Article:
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I am trying to join two tables based on whether or not a string from the first table is contained in part of a long string in the second table. I am using PROC SQL in SAS, but could also use a data step instead of a SQL query.

This code works fine on smaller datasets, but rapidly gets bogged down since it has to make a ton of comparisons. It would be fine if it were a simple equality check, but having to use the index() function makes it tough.

proc sql noprint;
  create table matched as
  select A.*, B.* 
  from  search_notes as B,
        names as A
  where index(B.notes,A.first) or 
        index(B.notes,A.last)
  order by names.name, notes.id;
quit;
run;

B.notes is a 2000 character (sometimes fully populated) block of text, and I am looking for any result that contains either the first or last name from A.

I don't think I get any speed advantage from doing it in two steps since it already has to compare every line of A with every line of B (so checking for both the first and last name isn't the bottleneck).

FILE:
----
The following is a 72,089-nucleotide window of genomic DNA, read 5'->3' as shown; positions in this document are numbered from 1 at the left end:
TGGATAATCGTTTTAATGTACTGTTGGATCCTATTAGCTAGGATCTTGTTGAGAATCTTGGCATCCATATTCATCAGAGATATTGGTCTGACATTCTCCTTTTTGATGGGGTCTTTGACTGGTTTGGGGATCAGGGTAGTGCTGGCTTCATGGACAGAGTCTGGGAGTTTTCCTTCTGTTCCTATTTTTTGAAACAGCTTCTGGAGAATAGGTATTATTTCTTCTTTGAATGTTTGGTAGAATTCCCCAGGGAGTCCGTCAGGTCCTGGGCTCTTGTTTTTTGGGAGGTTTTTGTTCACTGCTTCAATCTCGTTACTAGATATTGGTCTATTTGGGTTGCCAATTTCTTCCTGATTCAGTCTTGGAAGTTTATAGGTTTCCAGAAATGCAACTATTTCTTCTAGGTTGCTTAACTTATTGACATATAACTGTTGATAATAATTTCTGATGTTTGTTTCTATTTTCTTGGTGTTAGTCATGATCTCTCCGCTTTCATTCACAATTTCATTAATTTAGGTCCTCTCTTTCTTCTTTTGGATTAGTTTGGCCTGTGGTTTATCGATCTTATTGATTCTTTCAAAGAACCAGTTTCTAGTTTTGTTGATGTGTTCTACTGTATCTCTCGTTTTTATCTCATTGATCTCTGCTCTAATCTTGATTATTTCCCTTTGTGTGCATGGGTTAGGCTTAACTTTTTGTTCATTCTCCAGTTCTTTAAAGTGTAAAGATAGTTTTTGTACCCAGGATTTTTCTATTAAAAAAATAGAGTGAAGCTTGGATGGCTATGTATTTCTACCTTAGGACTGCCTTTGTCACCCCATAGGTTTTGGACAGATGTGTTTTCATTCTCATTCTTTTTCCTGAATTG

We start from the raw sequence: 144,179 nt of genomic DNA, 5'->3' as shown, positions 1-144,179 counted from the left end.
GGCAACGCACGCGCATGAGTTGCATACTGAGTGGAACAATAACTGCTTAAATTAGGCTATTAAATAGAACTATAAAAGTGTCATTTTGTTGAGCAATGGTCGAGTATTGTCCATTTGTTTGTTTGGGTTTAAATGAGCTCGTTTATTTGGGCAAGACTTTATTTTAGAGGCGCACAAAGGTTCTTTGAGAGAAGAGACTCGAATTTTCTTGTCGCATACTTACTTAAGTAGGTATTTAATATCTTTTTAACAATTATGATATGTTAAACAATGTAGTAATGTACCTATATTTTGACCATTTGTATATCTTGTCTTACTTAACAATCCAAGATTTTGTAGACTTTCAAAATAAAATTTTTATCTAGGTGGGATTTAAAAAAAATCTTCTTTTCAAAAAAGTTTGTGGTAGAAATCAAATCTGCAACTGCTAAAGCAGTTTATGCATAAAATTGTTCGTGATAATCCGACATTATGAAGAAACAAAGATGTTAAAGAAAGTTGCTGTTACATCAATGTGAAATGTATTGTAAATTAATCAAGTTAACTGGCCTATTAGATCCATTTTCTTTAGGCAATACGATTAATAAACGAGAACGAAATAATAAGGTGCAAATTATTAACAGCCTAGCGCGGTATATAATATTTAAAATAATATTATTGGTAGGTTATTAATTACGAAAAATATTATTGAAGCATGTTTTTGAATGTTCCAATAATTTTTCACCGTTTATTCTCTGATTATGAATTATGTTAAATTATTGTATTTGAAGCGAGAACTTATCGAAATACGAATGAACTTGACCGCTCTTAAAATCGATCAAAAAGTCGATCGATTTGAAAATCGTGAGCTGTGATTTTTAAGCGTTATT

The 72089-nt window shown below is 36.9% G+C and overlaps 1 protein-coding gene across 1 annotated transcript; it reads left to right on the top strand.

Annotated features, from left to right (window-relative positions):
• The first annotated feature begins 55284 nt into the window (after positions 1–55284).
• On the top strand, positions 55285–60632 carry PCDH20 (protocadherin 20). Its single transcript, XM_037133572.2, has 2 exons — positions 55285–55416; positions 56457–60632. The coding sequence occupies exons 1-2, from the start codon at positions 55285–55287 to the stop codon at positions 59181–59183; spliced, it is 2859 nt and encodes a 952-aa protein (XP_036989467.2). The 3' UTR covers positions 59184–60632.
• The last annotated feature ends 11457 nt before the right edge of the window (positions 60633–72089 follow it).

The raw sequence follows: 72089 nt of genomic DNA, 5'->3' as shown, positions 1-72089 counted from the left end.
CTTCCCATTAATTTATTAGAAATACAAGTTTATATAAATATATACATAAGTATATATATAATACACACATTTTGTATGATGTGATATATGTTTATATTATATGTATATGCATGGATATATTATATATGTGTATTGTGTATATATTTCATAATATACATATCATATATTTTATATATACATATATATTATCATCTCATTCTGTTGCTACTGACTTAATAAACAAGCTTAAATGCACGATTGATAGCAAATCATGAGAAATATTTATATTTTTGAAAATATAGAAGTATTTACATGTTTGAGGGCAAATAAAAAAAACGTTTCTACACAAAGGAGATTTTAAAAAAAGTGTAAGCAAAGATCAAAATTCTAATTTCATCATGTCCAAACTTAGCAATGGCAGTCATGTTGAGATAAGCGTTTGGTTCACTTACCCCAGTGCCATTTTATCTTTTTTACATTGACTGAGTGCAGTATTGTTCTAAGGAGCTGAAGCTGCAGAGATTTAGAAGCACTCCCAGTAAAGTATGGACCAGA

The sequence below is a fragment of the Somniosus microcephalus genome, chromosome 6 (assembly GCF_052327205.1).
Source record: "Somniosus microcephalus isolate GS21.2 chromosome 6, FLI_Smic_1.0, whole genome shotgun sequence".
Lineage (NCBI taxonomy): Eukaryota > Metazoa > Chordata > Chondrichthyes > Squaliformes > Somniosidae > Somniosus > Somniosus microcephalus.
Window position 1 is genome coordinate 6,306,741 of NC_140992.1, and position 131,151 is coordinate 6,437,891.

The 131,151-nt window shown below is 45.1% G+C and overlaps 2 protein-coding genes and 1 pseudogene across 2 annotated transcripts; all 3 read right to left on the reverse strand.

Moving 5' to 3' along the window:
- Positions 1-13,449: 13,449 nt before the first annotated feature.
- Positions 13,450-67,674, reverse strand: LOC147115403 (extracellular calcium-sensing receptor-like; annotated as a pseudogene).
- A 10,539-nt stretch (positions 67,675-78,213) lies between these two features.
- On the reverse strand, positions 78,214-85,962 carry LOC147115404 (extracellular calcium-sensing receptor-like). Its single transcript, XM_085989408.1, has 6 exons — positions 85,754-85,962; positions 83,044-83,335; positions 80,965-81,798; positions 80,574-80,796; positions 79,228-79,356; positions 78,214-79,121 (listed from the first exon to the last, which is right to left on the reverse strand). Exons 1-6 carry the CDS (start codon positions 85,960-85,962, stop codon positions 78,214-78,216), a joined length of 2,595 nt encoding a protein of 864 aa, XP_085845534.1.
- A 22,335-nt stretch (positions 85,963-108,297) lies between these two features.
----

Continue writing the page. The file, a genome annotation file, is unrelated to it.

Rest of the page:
When I run it, I get NOTE: The execution of this query involves performing one or more Cartesian product joins that can not be optimized. in my log. Running it with A=4000 observations and B=100,000 observations takes 30 minutes to produce ~1000 matches.

Is there any way to optimize this?

share|improve this question
    
to make this more SQL-like, I tried adding % before and after A.First and A.Last and then using where B.notes LIKE A.first and that produced the same note and same long runtime. I hoped that using the SQL feature instead of the SAS function would allow it to optimize, but I guess not. –  otto Sep 9 '13 at 23:49